Soil respiration—the flow of CO2 from the soil surface to the atmosphere—is one of the largest carbon fluxes in the terrestrial biosphere. In recent DOE-funded study, researchers created a model that predicted annual soil respiration in different parts of the world based on average air temperature for each region.
Monitoring greenhouse gas exchange between the soil and the atmosphere is important in tracking worldwide CO2 emissions. Despite this, many regions are either inaccessible or do not have the resources to undertake rigorous research to monitor soil respiration. In this study, researchers found that soil respiration measured at annual mean temperature can be used to predict annual soil respiration. The findings could be used to reduce soil respiration measurement frequency and greatly decrease cost-- enabling easier measurements in low income and inaccessible regions worldwide.
Led by Jinshi Jian of Pacific Northwest National Laboratory, this internationally diverse research collaboration used data from more than 800 site-year observations worldwide. The team developed a predictive model to test the relationship between annual soil respiration and instant soil respiration rate at mean annual temperature among diverse ecosystems and climates throughout the world. Air temperature data is more common than soil temperature data, making it a more achievable measurement to gauge carbon emissions in lower income countries. Their results were recently published in Agricultural and Forest Meteorology.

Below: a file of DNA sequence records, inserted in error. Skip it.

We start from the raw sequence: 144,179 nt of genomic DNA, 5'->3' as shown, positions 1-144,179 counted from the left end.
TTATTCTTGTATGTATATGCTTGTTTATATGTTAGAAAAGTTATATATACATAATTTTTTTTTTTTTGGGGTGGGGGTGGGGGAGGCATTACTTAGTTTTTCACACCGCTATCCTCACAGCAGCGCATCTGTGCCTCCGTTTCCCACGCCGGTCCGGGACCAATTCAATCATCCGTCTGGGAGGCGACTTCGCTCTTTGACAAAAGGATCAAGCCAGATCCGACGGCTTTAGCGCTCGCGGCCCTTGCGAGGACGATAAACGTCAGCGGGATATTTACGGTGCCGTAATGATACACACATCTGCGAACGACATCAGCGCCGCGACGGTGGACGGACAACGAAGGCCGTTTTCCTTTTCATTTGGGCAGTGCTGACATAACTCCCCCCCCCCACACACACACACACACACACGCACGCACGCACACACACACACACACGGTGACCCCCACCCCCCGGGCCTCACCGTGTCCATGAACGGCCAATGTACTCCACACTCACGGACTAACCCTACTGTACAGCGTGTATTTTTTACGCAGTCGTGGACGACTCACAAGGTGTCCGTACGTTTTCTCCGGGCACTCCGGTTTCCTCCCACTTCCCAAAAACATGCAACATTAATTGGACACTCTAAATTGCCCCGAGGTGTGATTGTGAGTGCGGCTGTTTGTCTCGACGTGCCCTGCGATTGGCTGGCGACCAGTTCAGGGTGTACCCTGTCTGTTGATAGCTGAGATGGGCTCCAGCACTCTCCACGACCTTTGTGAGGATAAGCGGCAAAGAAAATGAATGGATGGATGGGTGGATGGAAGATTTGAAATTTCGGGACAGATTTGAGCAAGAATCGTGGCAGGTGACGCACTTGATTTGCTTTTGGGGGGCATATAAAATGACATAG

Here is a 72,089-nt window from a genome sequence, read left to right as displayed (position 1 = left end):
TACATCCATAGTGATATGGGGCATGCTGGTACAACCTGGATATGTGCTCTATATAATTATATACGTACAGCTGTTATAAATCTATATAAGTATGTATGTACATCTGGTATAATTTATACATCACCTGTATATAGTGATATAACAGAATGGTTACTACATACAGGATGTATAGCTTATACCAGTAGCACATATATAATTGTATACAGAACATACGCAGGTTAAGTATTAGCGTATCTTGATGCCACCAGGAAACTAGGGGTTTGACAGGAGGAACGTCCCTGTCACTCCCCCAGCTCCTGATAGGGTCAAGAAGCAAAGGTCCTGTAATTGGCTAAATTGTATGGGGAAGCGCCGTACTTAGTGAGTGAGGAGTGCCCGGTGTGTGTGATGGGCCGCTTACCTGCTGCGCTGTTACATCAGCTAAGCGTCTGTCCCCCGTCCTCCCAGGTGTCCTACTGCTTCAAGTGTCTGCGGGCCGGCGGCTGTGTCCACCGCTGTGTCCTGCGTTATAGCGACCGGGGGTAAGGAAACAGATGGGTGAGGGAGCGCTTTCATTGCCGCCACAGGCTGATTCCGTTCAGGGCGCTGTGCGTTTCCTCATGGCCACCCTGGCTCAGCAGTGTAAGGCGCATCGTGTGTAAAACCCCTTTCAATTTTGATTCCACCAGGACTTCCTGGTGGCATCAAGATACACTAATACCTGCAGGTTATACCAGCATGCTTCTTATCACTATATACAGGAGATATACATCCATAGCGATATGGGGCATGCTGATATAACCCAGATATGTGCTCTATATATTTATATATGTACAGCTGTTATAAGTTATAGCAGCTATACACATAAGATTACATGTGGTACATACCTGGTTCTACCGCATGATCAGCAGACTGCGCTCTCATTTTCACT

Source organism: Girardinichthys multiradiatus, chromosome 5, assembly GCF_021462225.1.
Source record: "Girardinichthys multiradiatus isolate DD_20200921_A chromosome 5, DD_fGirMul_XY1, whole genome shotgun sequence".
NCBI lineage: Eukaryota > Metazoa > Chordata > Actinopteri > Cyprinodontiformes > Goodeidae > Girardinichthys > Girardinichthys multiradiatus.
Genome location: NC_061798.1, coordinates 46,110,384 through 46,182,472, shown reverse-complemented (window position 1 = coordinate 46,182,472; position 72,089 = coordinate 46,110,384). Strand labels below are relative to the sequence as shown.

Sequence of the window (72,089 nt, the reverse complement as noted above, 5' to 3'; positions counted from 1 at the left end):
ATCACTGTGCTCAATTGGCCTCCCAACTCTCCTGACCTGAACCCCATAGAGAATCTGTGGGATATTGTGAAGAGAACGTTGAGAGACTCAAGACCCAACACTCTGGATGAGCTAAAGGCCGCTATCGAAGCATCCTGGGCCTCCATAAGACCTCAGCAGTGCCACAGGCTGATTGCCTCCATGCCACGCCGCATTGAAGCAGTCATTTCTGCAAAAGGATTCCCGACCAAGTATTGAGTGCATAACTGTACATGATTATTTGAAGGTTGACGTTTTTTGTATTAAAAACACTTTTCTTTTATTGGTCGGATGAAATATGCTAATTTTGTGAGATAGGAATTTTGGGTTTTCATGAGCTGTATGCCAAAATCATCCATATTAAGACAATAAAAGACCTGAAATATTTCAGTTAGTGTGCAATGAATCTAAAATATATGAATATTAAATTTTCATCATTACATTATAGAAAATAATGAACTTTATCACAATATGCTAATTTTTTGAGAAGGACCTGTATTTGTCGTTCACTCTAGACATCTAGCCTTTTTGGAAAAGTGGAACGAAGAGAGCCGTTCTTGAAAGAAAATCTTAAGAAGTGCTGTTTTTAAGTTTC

Jinshi Jian, Pacific Northwest National Laboratory, firstname.lastname@example.org
This research was supported by the DOE Office of Biological and Environmental Research (BER), as part of BER’s Terrestrial Ecosystem Science Program [number: DE-AC05-76RL01830].
Published: June 2, 2020
Jian, J., Bahn, M., Wang, C., Bailey, V. L., Bond-Lamberty, B. Prediction of annual soil respiration from its flux at mean annual temperature. Agricultural and Forest Meteorology. Volume 287. DOI: 10.1016/j.agrformet.2020.107961